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A marketing plan (or as I sometimes call it, aMarketing Plan of Attack™) is a written document that outlines your band’s goals and the strategies you intend to use to achieve these goals. This can be helpful in keeping all members of a band on track, communicating to a manager what you’d like to achieve, and even convincing investors that you have a viable business idea.
While marketing plans can come in all shapes, sizes and lengths, what follows is the ordering and elements commonly used:
1. Front Cover: A front cover with your photograph or logo, artist name, and website URL. This can be created easily using a word processing program like Microsoft Office Word.
2. Executive Summary: A one-page overview of your entire marketing plan including a brief history about your band and its successes, your goals, and the strategies you intend to execute to achieve your goals. This is intended to hook the reader into the main body of your plan.
3. Table of Contents (TOC): A TOC outlining each section of the plan with page numbers.
4. Vision: Your company’s vision, describing where you want to be in seven to ten years. This might include the level of success you’d like to achieve, the respect you’d like to earn in the industry, and the brand image you’d like to establish in the minds of your fans.
5. SWOT Analysis: An internal and external examination of your company’s strengths, weaknesses, opportunities, and threats. Ultimately, this section justifies your business idea by showing that it fits a specific and profitable niche in the marketplace, and that you have the internal strengths (skills, finances, team members) to successfully pursue this opportunity.
6. Customer Analysis: A profile of your “most likely fan” including their age, income level, interests, opinions, and more. Additionally, this section shows how specifically you are going to use this information about your fans to help you better reach and communicate with them.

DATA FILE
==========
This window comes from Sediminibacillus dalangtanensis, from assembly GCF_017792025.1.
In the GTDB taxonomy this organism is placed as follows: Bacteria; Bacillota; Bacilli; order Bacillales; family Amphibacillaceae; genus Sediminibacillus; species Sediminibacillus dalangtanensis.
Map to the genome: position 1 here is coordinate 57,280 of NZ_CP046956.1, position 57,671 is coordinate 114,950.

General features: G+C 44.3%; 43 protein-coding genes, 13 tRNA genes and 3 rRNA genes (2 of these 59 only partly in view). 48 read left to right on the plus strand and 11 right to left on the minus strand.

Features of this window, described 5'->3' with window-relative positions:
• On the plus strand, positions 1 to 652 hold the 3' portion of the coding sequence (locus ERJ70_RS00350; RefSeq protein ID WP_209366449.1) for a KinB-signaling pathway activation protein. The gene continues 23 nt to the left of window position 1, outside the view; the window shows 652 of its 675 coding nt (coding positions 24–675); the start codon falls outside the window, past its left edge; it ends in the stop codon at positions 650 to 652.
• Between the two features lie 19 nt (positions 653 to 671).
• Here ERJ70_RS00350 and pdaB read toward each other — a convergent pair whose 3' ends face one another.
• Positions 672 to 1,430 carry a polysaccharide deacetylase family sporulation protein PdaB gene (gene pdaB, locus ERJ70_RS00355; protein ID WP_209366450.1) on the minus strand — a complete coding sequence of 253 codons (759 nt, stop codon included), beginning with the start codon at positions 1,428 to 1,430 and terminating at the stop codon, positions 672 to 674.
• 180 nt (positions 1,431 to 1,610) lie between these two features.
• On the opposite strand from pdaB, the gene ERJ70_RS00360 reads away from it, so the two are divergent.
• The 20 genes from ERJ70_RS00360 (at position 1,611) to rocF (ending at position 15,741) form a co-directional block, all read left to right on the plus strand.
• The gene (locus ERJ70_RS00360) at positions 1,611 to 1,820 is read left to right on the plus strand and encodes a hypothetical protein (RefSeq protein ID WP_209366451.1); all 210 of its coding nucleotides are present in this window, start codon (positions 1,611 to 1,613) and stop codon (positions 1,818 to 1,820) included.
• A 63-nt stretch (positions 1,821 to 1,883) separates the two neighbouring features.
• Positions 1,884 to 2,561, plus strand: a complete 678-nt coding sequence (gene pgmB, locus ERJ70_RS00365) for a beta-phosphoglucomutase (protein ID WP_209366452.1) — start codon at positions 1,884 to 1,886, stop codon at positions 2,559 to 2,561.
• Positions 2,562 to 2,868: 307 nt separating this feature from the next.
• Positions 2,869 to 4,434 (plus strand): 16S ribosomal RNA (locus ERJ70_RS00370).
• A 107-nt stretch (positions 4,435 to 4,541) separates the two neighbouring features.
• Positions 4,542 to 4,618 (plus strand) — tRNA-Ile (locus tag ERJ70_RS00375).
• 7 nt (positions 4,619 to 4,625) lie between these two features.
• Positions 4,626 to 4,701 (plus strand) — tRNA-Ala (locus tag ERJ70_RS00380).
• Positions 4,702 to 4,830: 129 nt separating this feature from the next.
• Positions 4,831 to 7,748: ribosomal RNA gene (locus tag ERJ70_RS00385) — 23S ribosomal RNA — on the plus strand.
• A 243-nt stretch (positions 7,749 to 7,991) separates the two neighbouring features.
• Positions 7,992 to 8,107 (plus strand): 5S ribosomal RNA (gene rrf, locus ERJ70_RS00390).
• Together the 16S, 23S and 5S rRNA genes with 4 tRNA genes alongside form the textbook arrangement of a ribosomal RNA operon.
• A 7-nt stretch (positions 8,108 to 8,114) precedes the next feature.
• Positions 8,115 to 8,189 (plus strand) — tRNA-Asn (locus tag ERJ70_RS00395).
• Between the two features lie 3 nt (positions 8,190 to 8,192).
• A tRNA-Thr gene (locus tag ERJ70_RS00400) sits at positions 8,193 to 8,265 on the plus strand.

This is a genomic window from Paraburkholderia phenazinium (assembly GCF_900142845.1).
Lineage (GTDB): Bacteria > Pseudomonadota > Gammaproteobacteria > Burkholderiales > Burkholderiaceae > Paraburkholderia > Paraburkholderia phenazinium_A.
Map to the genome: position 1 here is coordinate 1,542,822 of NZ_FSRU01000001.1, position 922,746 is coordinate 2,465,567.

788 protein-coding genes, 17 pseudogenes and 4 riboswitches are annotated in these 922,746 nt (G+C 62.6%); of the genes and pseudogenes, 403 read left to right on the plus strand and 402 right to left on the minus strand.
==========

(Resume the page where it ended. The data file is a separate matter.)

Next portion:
7. Competitor Analysis: A thorough analysis of your competitors’ recordings, stage performances, merchandising, and overall brand. Most importantly, this section shows what you can learn from your competitors’ strengths (i.e., what you can emulate) as well as how you can capitalize on their weaknesses (i.e., how you plan to differentiate your band and stand out from the pack).
8. Testing & Feedback: Results from surveys, questionnaires, and interviews you’ve conducted on your target audience. This part of your plan is especially important to investors who need verifiable proof that your music (or other business idea) is a viable and profitable one.
9. Goals: Specific objectives based primarily on the sales you hope to make—or the fans you hope to attract—in the next year. A band might include the number of records it hopes to sell (or streams it hopes to get), the average number of people it would like to attract to its shows, and the total number of names/fans it would like to add to its database within the next year.
10. Strategies: Methods for how you’ll achieve your goals including branding, product development, pricing, distribution, promotion, and marketing analytics. A band might include logo ideas and artwork, whether to produce flash drives or CDs, how much it intends to charge for its music (if anything), who will distribute the music online and offline, whether it plans to “outsource” a publicist or do it all in-house, and how it will measure the success of its marketing.
11. Costs: A detailed budget delineating expenses involved in executing your strategies. Recording, mixing, mastering, manufacturing, building and hosting a website, creating an electronic press kit, and merchandising expenses can all be included here.
12. Time Line: A time line to help organize the execution of your plan. Tasks can be organized quarterly (in three month blocks), weekly, daily, and even hourly if you’d like. The more precise you are about when tasks must be completed, the more likely you’ll reach your goals on time, on budget, and on quality. And finally…
13. Appendix: An appendix containing any detailed charts, graphs, club listings, radio stations, or research findings you’d like to include. (This is optional.)
By the way, I call it a Marketing Plan of Attack ™ because when it is handled with extreme detail and care, your plan should be analogous to a battle plan—something on which you’d be willing to bet your entire life and the lives of others on your team. It’s that important!
No matter if you’re an artist recording an album to release it to fans, or a composer building a studio to delivery tracks to ad agencies, a Marketing Plan of Attack ™ can get your career on track, keep your band organized, and entice investors too. So why not put your very own marketing plan together today?